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Someone’s attacking our connection to the internet - part one

Updated Tuesday 29th May 2018

The innocent blinking lights on your router in the corner might not be so innocent after all...

Netgear R7000 router Creative commons image Icon Sinchen.Lin under Creative Commons BY 4.0 license The Netgear r7000, one of the routers which has been affected

On Wednesday 23rd May, researchers working for the networking company Cisco, warned that more than half a million routers in 54 countries had been infected by malware known as VPNFilter.

Routers allow computers on local area networks to connect to the internet; you will have a small router (properly known as a modem router switch) at home to link your computer to a phone socket; and it is precisely these consumer items that have been targeted by VPNFilter.

Whilst it might look like a simple box with a few blinking lights on it, a router is a computer; it runs software – known as firmware; and this software can be compromised by the writers of malicious software. Router firmware is a tempting target for attackers since it is widespread, rarely updated and many users never change the default settings that make their routers possible.

VPNFilter attacks consumer routers made by Linksys, MikroTik, Netgear, TP-Link, and on network-attached storage devices from QNAP. The security company Symantec has provided a full list of affected routers.

VPNFilter is a sophisticated piece of malware clearly developed by skilled programmers. It is composed of three Stages.

Stage 1

The first Stage infects devices running particular firmware and then attempts to download further software from the Internet. It does this by downloading an image from the photobucket.com website.

The image itself is not important, but the data associated with the image is. Like most digital photos, the image has associated EXIF data usually used to store information about the type of camera and lens used to take the photo, the exposure settings, the location and so on. This image contains fake EXIF longitude and latitude data; VPNFilter extracts six numbers from this fake EXIF to form a valid IP number – the address of a computer on the Internet. In case the malware cannot connect to photobucket.com, it will attempt to recover an image from a site called ToKnowAll.com

Once VPNFilter has the IP number of the remote computer, it begins listening for instructions including downloading the Stages 2 and 3 of the malware.

Stage 2

Stage 2 consists of a number of programs used to collect data from the router’s network. It steals files and sends them to its controllers as well as performing commands that can affect the operation of computers. Stage 2 also contains a ‘self-destruct’ feature that can render a router useless by overwriting a crucial piece of firmware.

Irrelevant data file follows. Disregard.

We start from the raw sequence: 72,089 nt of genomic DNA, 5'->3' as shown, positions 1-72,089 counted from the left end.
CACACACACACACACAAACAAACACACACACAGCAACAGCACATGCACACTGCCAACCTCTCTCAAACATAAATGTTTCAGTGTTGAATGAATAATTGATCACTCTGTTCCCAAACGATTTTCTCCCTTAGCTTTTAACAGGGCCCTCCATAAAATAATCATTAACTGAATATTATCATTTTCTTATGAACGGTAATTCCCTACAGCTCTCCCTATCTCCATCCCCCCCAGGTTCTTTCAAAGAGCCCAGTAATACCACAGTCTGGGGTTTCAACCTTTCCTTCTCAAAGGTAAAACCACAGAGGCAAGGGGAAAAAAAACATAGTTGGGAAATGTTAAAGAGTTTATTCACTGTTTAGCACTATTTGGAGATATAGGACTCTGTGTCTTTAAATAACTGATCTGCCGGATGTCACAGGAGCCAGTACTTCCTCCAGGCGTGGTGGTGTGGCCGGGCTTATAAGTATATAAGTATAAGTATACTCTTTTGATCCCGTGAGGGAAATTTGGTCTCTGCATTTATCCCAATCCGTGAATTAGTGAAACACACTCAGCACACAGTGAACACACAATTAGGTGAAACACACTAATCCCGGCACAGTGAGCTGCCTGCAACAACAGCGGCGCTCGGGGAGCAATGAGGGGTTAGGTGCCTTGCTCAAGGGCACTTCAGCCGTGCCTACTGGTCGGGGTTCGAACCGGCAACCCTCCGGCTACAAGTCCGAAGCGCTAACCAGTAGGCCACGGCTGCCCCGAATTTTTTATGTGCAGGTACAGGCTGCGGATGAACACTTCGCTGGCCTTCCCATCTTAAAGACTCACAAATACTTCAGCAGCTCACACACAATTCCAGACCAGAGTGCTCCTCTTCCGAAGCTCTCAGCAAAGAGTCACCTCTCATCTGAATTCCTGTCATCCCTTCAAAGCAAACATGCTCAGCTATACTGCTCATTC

Stage 3

Stage 3 is thought to contain at least two main components. The first is called a ‘sniffer’ which records traffic passing over a network; most notably website credentials and commands for industrial devices connected to the network. The second known component appears to allow information stolen by Stage 2 to pass over the highly-secure Tor network.

Stopping VPNFilter

On Thursday 24th April, the FBI announced that it had ordered the company Verisign to turn control of the ToKnowAll.com domain over to the Agency. The FBI had then disabled the pages used by VPNFilter to download Stages 2 and 3 of the attack. The FBI turned ToKnowAll.com into what is known as a sinkhole – infected machines can still make requests from the site for Stages 2 and 3, but they will never be answered. At the same time, the images hosted by photobucket.com were also removed; effectively decapitating VPNFilter.

These actions may have prevented VPNFIlter from infecting new routers; but it would not help people who have already been infected. The FBI advised users of the targeted routers to reboot their devices by turning the power off and on again. This has the effect of disabling the most dangerous Stages 2 and 3 of the malware, rendering it temporarily harmless. On restarting, Stage 1 attempts to connect to photobucket.com or ToKnowAll.com in order to recreate the entire program, but with both sites now disabled, this effectively stops the infection.

If you want, you can completely remove VPNFilter from the router by performing what is known as a hard (or factory) reset of the router. This usually involves pressing a reset button on the back of the router – consult your router manual for instructions on how to do this. Before completely resetting your router, you should write down any custom settings – such as your WiFi network name and any instructions for connecting to your Internet Service Provider as these will be erased during the reset.

The FBI recommends all users should take further steps to safeguard their routers. To do this, you will need the documentation that shipped with your router and use the instructions there to connect to the router’s own management page. From there, you should:

  1. Update the router to the latest version of firmware (if available)
  2. Disable remote management of the router
  3. Change the router’s password to a new, stronger password.

So that’s what VPNFilter is – next time we’ll look at who might have created it and what it was for…

 

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